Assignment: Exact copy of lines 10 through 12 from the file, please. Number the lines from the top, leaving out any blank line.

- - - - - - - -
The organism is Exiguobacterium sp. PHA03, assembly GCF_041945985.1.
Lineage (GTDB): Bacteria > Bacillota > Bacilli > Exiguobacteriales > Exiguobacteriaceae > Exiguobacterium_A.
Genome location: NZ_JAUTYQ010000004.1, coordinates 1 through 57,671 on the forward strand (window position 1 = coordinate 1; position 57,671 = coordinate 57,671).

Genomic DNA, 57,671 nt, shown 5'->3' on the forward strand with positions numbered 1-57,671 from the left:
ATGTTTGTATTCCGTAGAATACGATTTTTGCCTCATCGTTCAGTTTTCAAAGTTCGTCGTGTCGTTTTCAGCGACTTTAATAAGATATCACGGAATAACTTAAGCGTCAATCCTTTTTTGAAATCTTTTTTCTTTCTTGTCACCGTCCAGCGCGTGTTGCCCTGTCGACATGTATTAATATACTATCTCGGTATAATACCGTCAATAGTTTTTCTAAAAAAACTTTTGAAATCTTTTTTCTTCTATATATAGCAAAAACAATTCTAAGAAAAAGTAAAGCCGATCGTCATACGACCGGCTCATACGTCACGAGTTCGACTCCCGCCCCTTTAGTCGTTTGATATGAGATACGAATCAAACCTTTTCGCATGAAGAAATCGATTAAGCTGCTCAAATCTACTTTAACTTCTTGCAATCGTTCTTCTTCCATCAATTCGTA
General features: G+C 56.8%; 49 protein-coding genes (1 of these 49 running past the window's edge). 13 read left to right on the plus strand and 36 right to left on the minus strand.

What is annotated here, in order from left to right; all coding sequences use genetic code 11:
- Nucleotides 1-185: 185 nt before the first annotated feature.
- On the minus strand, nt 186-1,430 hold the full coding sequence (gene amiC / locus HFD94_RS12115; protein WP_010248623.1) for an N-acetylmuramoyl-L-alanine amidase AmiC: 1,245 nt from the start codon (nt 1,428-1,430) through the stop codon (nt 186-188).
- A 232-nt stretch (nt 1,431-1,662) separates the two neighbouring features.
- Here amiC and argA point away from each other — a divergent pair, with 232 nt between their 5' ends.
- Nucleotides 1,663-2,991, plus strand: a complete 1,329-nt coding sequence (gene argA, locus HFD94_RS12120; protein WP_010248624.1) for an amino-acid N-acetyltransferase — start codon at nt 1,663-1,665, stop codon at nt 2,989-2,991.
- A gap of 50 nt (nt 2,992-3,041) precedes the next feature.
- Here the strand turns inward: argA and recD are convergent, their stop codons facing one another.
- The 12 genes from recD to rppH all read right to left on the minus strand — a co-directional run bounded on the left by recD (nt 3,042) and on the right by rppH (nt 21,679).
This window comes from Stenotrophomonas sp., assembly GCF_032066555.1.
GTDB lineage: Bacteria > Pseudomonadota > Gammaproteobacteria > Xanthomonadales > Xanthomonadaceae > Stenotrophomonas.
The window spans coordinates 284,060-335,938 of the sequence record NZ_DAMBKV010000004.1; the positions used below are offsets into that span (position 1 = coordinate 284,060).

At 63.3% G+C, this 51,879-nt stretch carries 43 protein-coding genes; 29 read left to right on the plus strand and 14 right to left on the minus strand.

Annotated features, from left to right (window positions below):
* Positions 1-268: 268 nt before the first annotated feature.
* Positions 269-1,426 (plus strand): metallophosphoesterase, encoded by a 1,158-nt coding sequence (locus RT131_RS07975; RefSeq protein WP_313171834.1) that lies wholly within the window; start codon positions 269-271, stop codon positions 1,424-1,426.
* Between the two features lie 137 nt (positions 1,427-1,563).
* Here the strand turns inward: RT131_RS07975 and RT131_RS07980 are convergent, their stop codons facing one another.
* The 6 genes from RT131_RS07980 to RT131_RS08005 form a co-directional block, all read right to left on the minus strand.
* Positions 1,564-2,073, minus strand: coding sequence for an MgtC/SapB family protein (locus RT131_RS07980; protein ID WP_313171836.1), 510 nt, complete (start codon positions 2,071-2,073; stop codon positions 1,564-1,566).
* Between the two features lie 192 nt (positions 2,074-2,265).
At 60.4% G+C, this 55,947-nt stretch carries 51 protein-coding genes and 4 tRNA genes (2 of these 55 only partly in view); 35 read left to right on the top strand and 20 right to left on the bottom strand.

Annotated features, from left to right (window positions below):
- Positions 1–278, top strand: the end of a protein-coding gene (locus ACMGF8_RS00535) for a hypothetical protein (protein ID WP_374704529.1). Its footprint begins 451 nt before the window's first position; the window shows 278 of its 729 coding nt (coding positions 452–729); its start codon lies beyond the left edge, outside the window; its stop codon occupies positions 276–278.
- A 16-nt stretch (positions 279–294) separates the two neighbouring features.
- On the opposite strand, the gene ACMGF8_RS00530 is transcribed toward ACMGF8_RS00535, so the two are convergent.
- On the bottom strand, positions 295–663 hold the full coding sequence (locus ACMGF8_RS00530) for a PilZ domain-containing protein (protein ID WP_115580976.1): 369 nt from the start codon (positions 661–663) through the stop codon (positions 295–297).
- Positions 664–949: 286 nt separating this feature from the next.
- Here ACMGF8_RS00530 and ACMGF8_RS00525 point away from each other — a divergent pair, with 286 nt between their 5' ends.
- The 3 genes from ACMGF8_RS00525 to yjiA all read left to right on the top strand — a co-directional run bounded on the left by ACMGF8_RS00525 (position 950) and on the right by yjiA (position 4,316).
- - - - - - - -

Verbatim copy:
- A 232-nt stretch (nt 1,431-1,662) separates the two neighbouring features.
- Here amiC and argA point away from each other — a divergent pair, with 232 nt between their 5' ends.
- Nucleotides 1,663-2,991, plus strand: a complete 1,329-nt coding sequence (gene argA, locus HFD94_RS12120; protein WP_010248624.1) for an amino-acid N-acetyltransferase — start codon at nt 1,663-1,665, stop codon at nt 2,989-2,991.